Tips for Event Hosting: On The Day

This post is the second in a series of three about organising and hosting events. If you’re interested, you could also read the first post about event preparation.

As an organiser you should know exactly where you are going on the day and what you need. Namebadges (sticky labels and pen if nothing else) will be needed at registration, if you have tickets and need to tick people off then rope in lots of volunteers (it sounds like a lot but 3-5% of your total attendee count is ideal) and brief them, and spread out across as much space as you have so you can parallelise as much as possible – registration is always chaos because of course everyone shows up at once and causes a backlog!If your event has a timetable, this should be posted on the walls and also given as a handout so everyone knows what is happening where. Have room managers to let speakers know when their session is over and to wrestle people off the stage (yes, seriously) if they run over their slot! When you run to time, people get fed when they expect to and don’t have to climb out over the rest of the audience when they have to rush off to catch their train or whatever because the event should have finished. It just makes the whole thing less stressful for everyone.

In the morning, make sure you are at the venue well before your attendees to check wifi, projectors, sound, room layout, setup registration and welcome any early arrivals and direct them at the coffee. If you have exhibitors then you’ll need to make sure they can get access a couple of hours ahead of the doors opening. The upshot of this is that you will be hosting the conference social at midnight and letting exhibitors into the venue at 7am, possibly for a number of days in a row … event organising is physically and emotionally demanding and if you are having fun with your friends then you are probably doing it wrong (harsh but the best conference hosts I know keep circulating and hosting from dawn to dusk and beyond).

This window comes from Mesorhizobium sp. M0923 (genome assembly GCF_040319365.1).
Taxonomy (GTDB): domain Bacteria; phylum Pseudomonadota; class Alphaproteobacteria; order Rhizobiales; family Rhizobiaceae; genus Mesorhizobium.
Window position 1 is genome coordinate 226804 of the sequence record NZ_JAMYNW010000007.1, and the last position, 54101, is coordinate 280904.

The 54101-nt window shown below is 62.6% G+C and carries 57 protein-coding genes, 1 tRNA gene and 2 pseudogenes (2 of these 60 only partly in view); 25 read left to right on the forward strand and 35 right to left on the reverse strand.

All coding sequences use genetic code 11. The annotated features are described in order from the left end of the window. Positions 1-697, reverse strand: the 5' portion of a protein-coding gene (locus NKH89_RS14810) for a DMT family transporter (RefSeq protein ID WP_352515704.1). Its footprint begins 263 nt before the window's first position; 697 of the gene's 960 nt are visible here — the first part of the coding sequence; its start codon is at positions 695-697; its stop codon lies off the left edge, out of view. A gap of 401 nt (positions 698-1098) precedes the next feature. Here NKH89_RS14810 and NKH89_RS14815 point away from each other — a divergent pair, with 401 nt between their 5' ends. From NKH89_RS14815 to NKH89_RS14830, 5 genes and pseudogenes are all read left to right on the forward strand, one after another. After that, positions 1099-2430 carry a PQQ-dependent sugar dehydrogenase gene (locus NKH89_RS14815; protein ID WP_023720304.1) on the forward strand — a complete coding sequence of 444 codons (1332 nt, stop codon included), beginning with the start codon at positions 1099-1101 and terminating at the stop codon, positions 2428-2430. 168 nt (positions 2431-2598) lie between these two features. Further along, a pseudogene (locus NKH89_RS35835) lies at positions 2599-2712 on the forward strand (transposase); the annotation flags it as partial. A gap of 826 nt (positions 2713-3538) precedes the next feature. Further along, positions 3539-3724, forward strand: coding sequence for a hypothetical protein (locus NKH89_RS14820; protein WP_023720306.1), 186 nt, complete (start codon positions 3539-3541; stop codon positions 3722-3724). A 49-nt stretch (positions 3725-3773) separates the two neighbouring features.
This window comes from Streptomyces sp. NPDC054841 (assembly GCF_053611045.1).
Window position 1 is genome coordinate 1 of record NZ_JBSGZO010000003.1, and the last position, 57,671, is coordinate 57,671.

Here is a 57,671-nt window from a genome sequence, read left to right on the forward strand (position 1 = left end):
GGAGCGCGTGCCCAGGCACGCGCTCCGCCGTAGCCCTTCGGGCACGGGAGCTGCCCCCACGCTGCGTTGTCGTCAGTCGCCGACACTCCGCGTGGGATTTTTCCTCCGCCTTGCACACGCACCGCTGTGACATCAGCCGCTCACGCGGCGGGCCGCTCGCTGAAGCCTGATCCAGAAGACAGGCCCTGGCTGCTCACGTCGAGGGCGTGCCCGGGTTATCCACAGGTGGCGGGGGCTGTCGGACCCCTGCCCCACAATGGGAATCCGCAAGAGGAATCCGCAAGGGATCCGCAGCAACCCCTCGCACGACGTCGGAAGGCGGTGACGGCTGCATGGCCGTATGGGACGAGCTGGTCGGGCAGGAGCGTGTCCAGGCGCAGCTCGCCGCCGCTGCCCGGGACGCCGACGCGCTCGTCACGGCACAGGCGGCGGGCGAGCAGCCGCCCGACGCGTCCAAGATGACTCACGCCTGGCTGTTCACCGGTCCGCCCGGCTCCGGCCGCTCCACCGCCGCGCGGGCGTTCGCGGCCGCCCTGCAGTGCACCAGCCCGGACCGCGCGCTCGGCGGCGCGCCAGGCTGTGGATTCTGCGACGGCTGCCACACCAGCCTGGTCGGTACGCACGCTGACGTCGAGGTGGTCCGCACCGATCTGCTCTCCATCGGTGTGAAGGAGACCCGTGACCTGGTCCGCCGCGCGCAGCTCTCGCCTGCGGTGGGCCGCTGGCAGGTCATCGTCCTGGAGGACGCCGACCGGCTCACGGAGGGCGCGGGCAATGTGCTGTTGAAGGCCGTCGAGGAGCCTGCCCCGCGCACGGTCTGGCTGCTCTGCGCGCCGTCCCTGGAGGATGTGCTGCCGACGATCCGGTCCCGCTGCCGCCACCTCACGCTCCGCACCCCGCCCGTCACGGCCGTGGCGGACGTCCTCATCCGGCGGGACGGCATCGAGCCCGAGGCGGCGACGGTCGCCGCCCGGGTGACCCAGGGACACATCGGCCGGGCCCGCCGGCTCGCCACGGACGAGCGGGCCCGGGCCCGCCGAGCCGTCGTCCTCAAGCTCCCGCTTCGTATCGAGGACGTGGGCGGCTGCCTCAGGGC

During the event, keep an eye on twitter and run searches for your hashtag. This is a great way to know that one of the rooms is too hot/cold or that people aren’t sure what time something is happening. Use the official account to respond to these enquiries and tag your responses with the hashtag too so everyone sees your message as well as the complaints.

Most of all, remember that if you guests have the impression that the event is going smoothly, then it probably is! As an organiser you see all the small behind-the-scenes crises, but if they are invisible to the average attendee, then you’re doing really well :)

Do you have any more on-the-big-day advice for events? Add a comment!

One thought on “Tips for Event Hosting: On The Day

  1. This is the final post in a short series about hosting events, based purely on my own experience and no specific expertise, in the hope that they will be useful to others doing similar things. If you are interested, you can read the first two posts, abou

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